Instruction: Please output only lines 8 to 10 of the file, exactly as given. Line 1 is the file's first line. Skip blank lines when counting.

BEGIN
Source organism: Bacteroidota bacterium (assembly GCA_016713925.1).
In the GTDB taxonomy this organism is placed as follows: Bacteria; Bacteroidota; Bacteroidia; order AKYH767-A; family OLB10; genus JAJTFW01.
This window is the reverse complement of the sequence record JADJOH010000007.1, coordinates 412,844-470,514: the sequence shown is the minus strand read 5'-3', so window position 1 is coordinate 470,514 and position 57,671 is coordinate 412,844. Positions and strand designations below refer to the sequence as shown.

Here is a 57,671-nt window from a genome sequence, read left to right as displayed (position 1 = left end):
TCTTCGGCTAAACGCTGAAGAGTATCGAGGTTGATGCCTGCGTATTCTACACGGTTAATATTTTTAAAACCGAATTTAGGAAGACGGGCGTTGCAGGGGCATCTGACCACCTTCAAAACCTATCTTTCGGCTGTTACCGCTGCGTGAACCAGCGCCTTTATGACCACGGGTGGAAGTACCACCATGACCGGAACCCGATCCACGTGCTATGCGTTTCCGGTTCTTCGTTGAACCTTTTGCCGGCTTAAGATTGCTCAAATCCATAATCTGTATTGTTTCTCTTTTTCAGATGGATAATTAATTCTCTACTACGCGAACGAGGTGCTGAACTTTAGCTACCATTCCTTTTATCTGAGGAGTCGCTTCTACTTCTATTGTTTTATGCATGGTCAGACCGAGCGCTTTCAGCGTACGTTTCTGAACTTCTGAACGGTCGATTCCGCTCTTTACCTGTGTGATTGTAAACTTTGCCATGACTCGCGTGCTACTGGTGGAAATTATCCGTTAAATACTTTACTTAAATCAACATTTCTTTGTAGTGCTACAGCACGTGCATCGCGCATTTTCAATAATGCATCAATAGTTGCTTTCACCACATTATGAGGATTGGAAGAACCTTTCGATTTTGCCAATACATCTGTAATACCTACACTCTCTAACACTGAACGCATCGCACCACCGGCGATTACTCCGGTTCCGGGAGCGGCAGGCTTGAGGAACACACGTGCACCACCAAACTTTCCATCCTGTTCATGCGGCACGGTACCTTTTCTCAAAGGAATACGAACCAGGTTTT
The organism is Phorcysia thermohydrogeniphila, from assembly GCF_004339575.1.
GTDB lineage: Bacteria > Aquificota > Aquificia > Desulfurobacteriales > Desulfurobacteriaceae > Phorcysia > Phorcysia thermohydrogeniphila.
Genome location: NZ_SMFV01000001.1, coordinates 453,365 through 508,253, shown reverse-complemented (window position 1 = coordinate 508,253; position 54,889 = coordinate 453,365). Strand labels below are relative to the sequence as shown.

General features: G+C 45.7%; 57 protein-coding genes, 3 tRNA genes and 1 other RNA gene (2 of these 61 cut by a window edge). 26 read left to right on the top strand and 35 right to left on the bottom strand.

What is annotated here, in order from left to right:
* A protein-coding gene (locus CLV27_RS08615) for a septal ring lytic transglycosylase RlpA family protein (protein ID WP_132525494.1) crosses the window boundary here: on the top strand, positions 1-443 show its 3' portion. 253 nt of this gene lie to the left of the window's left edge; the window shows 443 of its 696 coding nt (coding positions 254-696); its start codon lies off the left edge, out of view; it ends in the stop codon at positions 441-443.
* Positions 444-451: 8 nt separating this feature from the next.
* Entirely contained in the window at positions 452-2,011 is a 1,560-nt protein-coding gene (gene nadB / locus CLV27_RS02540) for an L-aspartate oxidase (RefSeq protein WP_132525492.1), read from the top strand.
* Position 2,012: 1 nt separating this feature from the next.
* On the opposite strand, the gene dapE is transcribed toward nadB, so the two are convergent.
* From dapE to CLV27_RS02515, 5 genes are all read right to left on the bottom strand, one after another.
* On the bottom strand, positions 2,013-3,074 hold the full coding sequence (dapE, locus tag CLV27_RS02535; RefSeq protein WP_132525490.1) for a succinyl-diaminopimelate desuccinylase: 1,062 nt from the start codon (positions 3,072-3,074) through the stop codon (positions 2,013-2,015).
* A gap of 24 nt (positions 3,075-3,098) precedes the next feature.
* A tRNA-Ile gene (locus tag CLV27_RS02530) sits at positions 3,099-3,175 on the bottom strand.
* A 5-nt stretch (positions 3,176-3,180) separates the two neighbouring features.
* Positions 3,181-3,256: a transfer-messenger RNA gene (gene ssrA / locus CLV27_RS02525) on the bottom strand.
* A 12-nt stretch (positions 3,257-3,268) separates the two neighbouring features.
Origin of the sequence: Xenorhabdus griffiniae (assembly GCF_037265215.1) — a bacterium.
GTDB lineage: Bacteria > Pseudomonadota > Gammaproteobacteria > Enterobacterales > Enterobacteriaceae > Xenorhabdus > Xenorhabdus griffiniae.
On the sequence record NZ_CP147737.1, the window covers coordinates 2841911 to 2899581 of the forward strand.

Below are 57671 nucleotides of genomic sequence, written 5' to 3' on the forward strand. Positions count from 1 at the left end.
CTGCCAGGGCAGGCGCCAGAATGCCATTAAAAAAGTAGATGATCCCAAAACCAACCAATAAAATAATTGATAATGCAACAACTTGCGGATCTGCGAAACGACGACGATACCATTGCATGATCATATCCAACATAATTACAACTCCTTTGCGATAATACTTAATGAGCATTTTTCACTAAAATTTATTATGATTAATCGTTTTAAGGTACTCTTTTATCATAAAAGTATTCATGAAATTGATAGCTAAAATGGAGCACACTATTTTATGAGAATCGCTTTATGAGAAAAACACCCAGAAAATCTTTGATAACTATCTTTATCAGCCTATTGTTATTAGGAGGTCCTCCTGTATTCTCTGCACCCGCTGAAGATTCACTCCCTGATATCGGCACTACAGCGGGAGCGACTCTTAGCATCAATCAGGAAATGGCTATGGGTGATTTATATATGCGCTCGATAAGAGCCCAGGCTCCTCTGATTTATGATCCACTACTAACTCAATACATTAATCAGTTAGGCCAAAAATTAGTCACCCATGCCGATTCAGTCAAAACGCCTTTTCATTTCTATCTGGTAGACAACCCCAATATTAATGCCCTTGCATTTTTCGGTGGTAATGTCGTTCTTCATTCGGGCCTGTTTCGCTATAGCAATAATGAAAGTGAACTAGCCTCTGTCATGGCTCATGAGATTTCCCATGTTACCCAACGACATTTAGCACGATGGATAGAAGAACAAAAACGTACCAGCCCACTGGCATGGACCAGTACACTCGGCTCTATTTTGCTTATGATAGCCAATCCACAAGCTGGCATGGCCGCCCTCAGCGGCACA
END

Genome location: NZ_SMFV01000001.1, coordinates 453,365 through 508,253, shown reverse-complemented (window position 1 = coordinate 508,253; position 54,889 = coordinate 453,365). Strand labels below are relative to the sequence as shown.

General features: G+C 45.7%; 57 protein-coding genes, 3 tRNA genes and 1 other RNA gene (2 of these 61 cut by a window edge). 26 read left to right on the top strand and 35 right to left on the bottom strand.

What is annotated here, in order from left to right: